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18 January 2012 | Adam Leach
UK energy buyers are advised to strike
now to secure their energy contracts for the next few years as high levels of
supply in the UK and Europe is creating a bearish market.
It may have been cooler in recent
days in the UK, but it has been quite a mild winter, which means there’s plenty
of gas left in storage.
Speaking to SM, Martin Rawlings, director of Blizzard Utilities and chairman of the CIPS energy special
knowledge group, said he recently renegotiated energy contracts that go up to
early 2015 for all his clients. He said that plentiful supply levels and warmer-than-expected
weather had enabled him to get rates that were lower or the same as last seen
“It’s good for the suppliers
because they retain businesses as clients and can commit their buying power
now, when prices are low,” he said.
Rawlings explained that even
though he has extended contracts up to 2015, he might well look to extend them
again this year if the market remains favourable.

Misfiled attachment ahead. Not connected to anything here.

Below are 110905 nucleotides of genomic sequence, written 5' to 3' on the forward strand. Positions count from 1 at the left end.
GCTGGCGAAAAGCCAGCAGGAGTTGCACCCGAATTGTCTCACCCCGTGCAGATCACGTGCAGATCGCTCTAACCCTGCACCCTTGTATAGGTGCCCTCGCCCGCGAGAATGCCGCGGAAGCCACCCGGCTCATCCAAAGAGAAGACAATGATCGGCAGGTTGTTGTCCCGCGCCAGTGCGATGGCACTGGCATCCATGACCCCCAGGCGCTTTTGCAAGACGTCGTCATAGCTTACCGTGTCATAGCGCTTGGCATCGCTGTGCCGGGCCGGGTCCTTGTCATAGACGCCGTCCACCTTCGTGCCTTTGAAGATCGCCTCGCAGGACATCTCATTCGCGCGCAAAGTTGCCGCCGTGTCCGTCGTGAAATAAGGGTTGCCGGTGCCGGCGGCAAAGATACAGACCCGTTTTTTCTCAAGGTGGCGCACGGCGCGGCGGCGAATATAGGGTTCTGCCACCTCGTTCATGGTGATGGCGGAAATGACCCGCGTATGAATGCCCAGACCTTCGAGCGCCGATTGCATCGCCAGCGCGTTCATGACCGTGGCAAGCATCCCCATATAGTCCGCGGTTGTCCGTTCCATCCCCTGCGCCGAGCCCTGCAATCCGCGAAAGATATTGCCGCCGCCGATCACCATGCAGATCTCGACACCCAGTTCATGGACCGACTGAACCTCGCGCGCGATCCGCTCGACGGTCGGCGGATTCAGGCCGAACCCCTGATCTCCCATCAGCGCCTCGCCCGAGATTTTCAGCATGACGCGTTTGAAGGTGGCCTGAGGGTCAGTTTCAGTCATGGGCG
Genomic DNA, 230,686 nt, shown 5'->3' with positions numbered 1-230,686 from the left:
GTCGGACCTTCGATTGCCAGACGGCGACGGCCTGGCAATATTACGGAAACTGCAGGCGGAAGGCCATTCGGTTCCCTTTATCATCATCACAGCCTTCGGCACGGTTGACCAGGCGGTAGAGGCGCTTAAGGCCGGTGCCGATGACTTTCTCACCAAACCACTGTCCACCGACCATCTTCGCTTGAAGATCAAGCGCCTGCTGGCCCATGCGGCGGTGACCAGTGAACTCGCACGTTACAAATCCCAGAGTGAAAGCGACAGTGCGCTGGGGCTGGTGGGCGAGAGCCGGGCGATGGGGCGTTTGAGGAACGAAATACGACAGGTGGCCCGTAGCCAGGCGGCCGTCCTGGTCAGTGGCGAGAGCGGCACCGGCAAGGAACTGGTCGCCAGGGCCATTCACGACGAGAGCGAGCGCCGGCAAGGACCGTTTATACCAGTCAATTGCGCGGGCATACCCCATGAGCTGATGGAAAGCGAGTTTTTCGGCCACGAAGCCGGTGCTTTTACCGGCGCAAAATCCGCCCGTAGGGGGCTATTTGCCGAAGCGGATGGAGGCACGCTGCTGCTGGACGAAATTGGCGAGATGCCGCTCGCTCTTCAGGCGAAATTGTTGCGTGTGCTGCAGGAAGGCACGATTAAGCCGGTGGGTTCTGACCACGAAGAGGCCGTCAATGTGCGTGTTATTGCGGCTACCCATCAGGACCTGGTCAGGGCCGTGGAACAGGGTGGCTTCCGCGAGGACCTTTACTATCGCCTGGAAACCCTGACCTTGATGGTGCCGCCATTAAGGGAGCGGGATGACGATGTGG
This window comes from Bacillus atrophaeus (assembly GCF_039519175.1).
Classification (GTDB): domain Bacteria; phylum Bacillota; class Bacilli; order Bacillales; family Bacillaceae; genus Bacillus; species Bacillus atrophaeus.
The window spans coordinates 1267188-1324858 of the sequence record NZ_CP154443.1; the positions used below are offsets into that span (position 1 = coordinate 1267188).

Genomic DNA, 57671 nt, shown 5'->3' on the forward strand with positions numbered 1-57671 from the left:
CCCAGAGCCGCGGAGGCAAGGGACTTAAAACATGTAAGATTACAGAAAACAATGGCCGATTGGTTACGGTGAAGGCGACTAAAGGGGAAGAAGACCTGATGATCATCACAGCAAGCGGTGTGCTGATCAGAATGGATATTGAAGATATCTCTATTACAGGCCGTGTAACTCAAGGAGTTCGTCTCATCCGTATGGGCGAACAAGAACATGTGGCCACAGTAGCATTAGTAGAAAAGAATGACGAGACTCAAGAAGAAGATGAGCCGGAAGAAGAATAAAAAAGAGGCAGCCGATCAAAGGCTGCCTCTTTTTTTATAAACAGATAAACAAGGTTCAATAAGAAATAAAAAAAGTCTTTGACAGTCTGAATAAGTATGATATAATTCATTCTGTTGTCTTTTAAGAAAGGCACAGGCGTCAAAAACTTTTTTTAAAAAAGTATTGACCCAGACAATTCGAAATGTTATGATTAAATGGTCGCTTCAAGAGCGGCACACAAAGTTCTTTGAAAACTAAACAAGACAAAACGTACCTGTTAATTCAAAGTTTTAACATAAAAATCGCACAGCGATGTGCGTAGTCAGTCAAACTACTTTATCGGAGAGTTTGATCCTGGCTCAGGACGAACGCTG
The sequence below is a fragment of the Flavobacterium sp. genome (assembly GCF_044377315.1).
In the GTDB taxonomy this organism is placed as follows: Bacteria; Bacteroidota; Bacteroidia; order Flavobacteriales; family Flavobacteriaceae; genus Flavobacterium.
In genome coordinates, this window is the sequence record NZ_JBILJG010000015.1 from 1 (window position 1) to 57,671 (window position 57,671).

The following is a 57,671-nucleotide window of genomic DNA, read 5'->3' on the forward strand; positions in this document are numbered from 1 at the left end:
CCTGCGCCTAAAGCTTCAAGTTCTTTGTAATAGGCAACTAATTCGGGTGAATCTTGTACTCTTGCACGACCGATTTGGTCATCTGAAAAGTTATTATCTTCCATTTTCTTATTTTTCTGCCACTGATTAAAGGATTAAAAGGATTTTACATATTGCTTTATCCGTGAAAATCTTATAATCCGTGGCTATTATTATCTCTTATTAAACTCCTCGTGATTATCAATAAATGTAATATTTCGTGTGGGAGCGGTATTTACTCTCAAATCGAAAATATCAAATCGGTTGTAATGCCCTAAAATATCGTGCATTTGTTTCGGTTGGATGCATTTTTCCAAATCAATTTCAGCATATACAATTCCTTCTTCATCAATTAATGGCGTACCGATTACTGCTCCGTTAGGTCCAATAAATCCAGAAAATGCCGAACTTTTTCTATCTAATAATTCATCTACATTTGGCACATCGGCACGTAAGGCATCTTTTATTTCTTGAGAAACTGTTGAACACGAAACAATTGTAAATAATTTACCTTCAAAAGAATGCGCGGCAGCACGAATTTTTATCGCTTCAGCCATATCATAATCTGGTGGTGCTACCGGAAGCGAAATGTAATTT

“The market shows every
indication of remaining bearish,” he said. “Temperatures are staying low,
there’s a lot of gas in storage, there’s more gas on the continent waiting for
a home and there’s more LNG cargo coming in. And because gas is down,
electricity is down with it.”
Last week, EnergyQuoteJHA also reported a bearish market for both gas
and electricity buyers. Its UK Energy
Focus report, published 11 January, said the weather had resulted in the
price of gas easing.
“So far the winter has been
relatively mild, which has meant that prices have been lower than they
otherwise might have been. With the winter heating season now at the half-way
mark, there is plenty of gas left in storage, with volumes at 88 per cent
compared to 43 per cent last year,” it said.
In stark contrast, businesses in
Japan are set to face a tough year on energy prices in the wake of last year’s
earthquake. Yesterday, Tokyo Electric Power Company (TEPCO) announced that it
would be increasing its rate for corporate clients by 17 per cent from 1 April in
order to offset rising costs, due largely to last year’s earthquake.